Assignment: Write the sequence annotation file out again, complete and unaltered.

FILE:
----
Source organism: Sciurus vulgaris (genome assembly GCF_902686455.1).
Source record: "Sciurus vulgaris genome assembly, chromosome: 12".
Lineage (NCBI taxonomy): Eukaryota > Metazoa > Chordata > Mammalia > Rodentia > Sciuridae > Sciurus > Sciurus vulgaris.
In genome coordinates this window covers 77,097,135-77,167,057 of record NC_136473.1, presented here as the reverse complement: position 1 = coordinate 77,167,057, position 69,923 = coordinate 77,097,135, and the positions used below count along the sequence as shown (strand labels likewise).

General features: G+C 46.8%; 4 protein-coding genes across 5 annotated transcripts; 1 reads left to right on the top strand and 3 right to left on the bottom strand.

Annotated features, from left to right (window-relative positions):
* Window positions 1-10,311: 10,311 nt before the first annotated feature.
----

Source organism: Sciurus vulgaris (genome assembly GCF_902686455.1).
Source record: "Sciurus vulgaris genome assembly, chromosome: 12".
Lineage (NCBI taxonomy): Eukaryota > Metazoa > Chordata > Mammalia > Rodentia > Sciuridae > Sciurus > Sciurus vulgaris.
In genome coordinates this window covers 77,097,135-77,167,057 of record NC_136473.1, presented here as the reverse complement: position 1 = coordinate 77,167,057, position 69,923 = coordinate 77,097,135, and the positions used below count along the sequence as shown (strand labels likewise).

General features: G+C 46.8%; 4 protein-coding genes across 5 annotated transcripts; 1 reads left to right on the top strand and 3 right to left on the bottom strand.

Annotated features, from left to right (window-relative positions):
* Window positions 1-10,311: 10,311 nt before the first annotated feature.